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What makes movie & television villains more deliciously fascinating, alluring, & far more
interesting than regular good guys/women?
They are acting. I could just leave it at that, which should be self explanatory, But if we compared an actor acting to any person just LIVING (a normalish life) and we were to apply geometrical values to the two, the actor would be one dimensional and the actual person would be multidimensional. The actor, in his role, does not have to remember to buy toilet paper and pay the internet bill and pick up his niece from school. "Bwah HAH, Fair teacher, I have arrived for she who is of my blood, and NOW YOU will DIE" or "Hello peasant salesgirl, I wish to buy these rolls of soft tissue for my bum. Do you THINK for ONE MOMENT that you can stop me? I will split you from nape to chops." You see, all the action and dialouge is focused only on what furthers the plot. That makes it one dimensional. The villian can afford to be ridiculously evil because most likely the playwright has not suddenly written in some construction worker who is going to beat him to a pulp for being such a simpering psychopath. Or just for the betterment of the human species. Only a very special group of REAL PEOPLE can get their daily duties accomplished and still be deliciously alluring and fascinating. These people are called patients who decided to stop taking their meds but haven't crashed just yet.
Thank you,helenstuart, for having given this answer. It hit the nail on the head!
I meant regular good guys/women in television & movies, not real life. This question was asked on a comparative basis in relation to television and movies.
That depends on how they're portrayed. In most movies, the good guy wins, so to hold the interest of the audience, you have to make the bad guy complex, since it's already known how the story will end. The good guy can afford to be a cookie-cutter figure for that very reason. There's a saying that all healthy families are the same, but each dysfunctional one is unique in its own way.
I don't find them (villains) any of "the above" things at all. In kids' entertainment it's a different thing. The villains are bad - plain and simple. Kids' entertainment uses villains in a different way than movies/tv aimed at "non-kids".
In "regular" (non-kids') stuff there are the out-and-out evil/psycho/sociopath villains (I pretty much avoid anything with any of them in it). And, there are the more complex portrayals of "villains" (who are kind of "regular people" but just have "some edge" that makes them do rotten things (and apparently makes them "more interesting" to SOME viewers). I'll put up with one of those (latter) types in something if s/he doesn't take up more than than "x percent" of the overall story. Other than that (and again, other than in the case of children's entertainment) I stay away from anything that places too much emphasis on a villain and/or even has one in it at all; because I can find pure evil in the news and in history books (or documentaries) and don't believe it making entertainment out of evil characters. They just don't impress me, and In don't find them "all that fascinating" either.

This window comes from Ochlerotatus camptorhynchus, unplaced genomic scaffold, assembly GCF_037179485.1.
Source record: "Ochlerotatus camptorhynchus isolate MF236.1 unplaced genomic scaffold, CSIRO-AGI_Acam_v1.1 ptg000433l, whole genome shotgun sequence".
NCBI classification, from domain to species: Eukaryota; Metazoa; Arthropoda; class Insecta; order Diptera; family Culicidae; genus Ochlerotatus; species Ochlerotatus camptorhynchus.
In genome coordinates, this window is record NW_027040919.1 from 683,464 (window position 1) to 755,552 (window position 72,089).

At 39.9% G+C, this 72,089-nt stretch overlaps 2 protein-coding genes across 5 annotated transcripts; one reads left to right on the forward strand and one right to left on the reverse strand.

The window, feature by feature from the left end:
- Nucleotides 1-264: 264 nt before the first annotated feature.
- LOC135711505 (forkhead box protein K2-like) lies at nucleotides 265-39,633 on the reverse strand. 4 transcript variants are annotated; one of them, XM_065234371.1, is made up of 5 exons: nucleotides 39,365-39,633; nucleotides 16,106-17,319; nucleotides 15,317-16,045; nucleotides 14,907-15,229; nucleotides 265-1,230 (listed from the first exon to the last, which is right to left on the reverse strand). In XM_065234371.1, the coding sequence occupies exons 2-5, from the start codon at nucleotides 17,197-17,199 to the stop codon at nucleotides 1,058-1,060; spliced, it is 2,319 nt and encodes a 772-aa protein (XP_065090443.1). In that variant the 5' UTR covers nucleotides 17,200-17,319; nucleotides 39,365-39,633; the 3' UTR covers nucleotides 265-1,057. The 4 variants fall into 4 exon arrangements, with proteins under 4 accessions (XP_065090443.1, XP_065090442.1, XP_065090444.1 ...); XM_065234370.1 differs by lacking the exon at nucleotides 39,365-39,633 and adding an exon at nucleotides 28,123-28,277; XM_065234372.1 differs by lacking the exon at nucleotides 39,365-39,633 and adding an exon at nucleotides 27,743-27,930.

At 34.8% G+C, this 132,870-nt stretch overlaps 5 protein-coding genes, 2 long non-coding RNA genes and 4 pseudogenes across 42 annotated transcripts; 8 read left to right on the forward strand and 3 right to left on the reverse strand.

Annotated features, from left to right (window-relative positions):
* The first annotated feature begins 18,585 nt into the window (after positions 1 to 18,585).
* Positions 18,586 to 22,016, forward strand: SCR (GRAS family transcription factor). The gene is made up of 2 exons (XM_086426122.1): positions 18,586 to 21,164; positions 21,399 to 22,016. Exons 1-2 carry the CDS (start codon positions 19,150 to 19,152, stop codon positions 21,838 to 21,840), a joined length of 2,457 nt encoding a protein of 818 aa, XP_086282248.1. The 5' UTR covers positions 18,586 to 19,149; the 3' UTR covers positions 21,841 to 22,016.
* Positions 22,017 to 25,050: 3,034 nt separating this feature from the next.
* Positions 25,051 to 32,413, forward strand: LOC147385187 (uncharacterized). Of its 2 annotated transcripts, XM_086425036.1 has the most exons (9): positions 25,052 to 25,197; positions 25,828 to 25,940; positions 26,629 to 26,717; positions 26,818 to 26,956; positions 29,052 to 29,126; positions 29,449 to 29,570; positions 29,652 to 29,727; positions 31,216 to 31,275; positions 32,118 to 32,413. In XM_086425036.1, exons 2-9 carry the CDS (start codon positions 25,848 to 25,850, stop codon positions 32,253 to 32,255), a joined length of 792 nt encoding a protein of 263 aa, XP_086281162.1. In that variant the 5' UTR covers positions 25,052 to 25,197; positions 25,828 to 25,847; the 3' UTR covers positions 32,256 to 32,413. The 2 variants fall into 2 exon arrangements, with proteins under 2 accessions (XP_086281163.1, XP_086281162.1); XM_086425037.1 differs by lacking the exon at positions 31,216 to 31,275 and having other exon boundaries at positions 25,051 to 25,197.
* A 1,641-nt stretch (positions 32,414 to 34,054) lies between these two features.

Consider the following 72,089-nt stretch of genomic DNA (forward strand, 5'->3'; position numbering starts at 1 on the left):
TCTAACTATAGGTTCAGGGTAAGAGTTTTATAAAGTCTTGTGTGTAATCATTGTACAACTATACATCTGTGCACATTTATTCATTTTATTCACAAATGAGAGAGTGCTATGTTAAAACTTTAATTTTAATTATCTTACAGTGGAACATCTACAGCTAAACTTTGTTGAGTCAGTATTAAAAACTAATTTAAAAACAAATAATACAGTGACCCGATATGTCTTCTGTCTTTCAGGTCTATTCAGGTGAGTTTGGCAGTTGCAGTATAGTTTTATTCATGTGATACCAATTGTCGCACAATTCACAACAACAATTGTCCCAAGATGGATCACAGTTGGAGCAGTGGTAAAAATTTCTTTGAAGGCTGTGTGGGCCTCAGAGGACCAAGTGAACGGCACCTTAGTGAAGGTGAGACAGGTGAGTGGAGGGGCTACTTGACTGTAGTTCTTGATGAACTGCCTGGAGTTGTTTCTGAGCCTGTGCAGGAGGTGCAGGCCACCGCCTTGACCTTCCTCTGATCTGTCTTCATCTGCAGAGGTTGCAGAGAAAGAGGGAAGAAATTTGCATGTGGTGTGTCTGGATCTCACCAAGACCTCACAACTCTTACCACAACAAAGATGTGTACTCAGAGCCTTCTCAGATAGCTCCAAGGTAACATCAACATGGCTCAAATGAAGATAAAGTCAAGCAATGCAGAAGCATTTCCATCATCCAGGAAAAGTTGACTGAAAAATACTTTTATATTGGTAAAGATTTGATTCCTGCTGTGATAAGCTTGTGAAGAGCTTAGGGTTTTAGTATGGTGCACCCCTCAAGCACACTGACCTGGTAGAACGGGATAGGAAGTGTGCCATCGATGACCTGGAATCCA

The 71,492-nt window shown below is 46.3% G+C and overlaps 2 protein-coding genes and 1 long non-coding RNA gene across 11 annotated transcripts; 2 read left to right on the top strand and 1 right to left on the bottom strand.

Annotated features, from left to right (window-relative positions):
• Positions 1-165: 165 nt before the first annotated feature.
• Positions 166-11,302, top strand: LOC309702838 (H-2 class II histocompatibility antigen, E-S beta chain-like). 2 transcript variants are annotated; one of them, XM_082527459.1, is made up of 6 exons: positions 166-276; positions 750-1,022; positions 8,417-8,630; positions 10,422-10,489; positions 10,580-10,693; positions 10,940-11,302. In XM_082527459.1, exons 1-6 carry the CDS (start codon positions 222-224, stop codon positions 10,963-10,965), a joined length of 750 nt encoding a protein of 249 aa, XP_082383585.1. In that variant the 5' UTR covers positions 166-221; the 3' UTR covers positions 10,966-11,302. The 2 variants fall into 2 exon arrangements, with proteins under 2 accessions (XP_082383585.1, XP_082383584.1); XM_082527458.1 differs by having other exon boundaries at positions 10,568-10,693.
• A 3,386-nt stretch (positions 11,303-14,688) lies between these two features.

In kids' stories they represent something else. If more grown-up/realistic entertainment they aren't worth watching (or my time).
I think in some movies the actor/character has a certain desirable charisma..
Some examples I think of include Claude Aiken who normally played the villain in many westerns.
Jack Nicholson especially in his role in The Shining and the Joker in Batman
Hans Gruber played by Alan Rickman in Die Hard and his role as Professor Snape in the Harry Potter series-though in the end he is revealed to be a hero.
Captain Hook from Hook
Norman Bates from Psycho
The shark from Jaws. I also loved Quint but I consider him more of an anti-hero rather than a villian
I can't forget The Wicked Witch of the West from the Wizard of Oz
Yoleen Lucas said a lot of bad guys get more complexity than good guys. I agree with that answer. Often a movie’s plot’s quality is determined by the bad guy’s character. And these bad guys can become very attractive to us because we can observe them from a distance, knowing what we’re seeing is not real.
For example, Heath Ledger’s Joker; you can’t say it isn’t a freaking awesome performance by an actor (and that’s what it is - a performance, by an actor, nothing more). And it’s such a masterful performance and such a fascinating character that it becomes something enjoyable to watch (not that your perception of him is altered, he is a murdering sociopath but you don’t fear him, you’re thrilled, waiting to see what he’ll do next).
That’s why movies and books and the like are an ideal medium to represent and explore these kinds of things that we handle differently in the real world (villains and other stuff too like social issues, politics, etc.) and deal with them. Comedy is a good filter for it too.
On the other hand, would that perspective you get on the Joker while watching the movie be the same if he was real and you were face to face with him? Fudge no! nop, nope, no thank you.
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